Jester King Craft Brewery

Beer Dinner at Apis on March 10th with Wicked Weed & Jester King

7 March 2016



We’re excited to announce a beer dinner at Apis Restaurant and Apiary in Spicewood, Texas with Wicked Weed Brewing and Jester King on Thursday, March 10th at 7pm!


Here’s the menu below. Each course will be paired with one beer from Jester King, as well as a special bonus beer! The beer pairings will be announced soon.


Canapé

Oyster / Honey Vinaigrette / Bread service paired with Bière de Miel


Appetizer

Choice of Maine peekytoe crab salad / Brazilian green peppercorn and yuzu / fresh cheese and braised and smoked kohlrabi paired with Das Wunderkind;

OR

Charred Spanish octopus / salad of fresh snow peas and lemon / house cured olives
and sauce of fermented chili and various vinegars paired with 2015 Autumnal Dichotomous


Entrée

Choice of butter roasted Panama City black grouper / terrine of potato layered with spring garlic / grilled leeks seasoned with black walnut vinegar and ramp oil / first of the year wild flowering onion veloute paired with El Cedro;

OR

Berkshire pork “ribeye“glazed in mead and Belgian ale / smoked pork jowl / coffee roasted sweet potato / black garlic vinaigrette with winter broccolis / preserved chilies and puffed sorghum paired with Boxer’s Revenge


Dessert

Choice of single source cacao tart / flavors of black tea and milk chocolate / egg yolk inspired by Magnus Nilsson and our own sous chef Michael Sable / “breton” crust paired with Black Metal;

OR

False season winter strawberries / white chocolate ganache / toasted rice / wild Turkish bay leaves paired with Bière De Syrah


The dinner is $95 per person. Reservations can be made be calling (512) 436-8918. Seating is very limited for this special event. We hope you’ll join us!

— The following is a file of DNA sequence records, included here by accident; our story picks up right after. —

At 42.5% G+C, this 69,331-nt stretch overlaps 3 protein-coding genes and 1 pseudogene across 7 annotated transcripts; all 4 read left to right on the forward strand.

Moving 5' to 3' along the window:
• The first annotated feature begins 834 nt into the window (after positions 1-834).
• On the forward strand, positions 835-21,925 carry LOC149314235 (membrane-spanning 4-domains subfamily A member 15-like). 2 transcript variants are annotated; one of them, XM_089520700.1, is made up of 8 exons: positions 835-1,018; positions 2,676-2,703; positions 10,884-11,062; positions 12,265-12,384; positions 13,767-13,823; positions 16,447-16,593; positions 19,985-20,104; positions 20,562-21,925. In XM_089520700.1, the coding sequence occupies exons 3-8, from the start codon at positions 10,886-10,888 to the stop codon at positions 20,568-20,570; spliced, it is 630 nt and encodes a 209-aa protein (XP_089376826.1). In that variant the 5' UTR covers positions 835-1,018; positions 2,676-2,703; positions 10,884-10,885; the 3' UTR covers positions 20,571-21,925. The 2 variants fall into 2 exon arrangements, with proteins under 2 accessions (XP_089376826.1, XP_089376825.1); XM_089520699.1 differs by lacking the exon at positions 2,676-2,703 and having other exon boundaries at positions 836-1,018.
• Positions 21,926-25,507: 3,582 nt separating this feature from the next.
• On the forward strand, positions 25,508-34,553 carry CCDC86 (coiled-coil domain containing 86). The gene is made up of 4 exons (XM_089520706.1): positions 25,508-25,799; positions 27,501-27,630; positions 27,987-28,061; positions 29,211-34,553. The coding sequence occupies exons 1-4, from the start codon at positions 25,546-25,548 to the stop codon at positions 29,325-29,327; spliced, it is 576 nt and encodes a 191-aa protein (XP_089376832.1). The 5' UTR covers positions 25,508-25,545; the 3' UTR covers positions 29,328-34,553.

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Introducing Stillwater Artisanal / Jester King Audio Palette

3 March 2016





We’re excited to announce the release of Audio Palette — our spelty farmhouse ale with American hops, brewed in collaboration with Stillwater Artisanal! The motivation behind Audio Palette stems from our mutual love of music. Stillwater Artisanal Founder/Owner Brian Strumke and Jester King Head Brewer Garrett Crowell are both musicians, and Garrett named the beer in reference to Brian’s musical background. Garrett for years has been highly influenced by the work of composer and musical theorist John Cage. Cage embraced “natural variance” and unpredictability in his compositions, which Garrett sees as paralleling mixed culture fermentation.


Coincidentally, we were contacted several months ago by a scholar of John Cage named Justin Scheibel. Comparisons with Cage came to mind for Justin after visiting Jester King and learning about our process and philosophy. Justin wrote to us:


“My reasoning is that the kind of natural variance that is a consequence of mixing yeast strains, altering environmental conditions and using chance operations with regard to fermentation additions, use of barrel aging, etc. was exactly what John Cage was going for in his desire to be surprised by unanticipated difference as opposed to intentional representation (i.e. this is a Stout or a Weißbeir specifically defined by certain symbolic cues in its composition and social context…that it should taste the same way each time rather than be a unique autographic work with greater variability).


Even in composing his erasures, Cage would not simply randomize and accept the results but rather selected only those products that were interesting and complex in a way he could not generate intentionally, and then adjusted his ear to appreciate the result. In his aesthetic philosophy, there are disparate centers of value that are irreconcilable with each other, but each intrinsically valuable. I identified this idea in the general palate of sourness created by the mode of production which is particular to Jester King’s farmhouse style and diverges from “laboratory” beers brewed in highly controlled environments. Within the domain of that sourness there is an entirely different relation between constituent flavors such that it is not a defining feature, but rather a contrapuntal difference from other brewers. In a sense, it is a different vocabulary of taste that is self-contained, just like Cage’s ‘disparate centers’.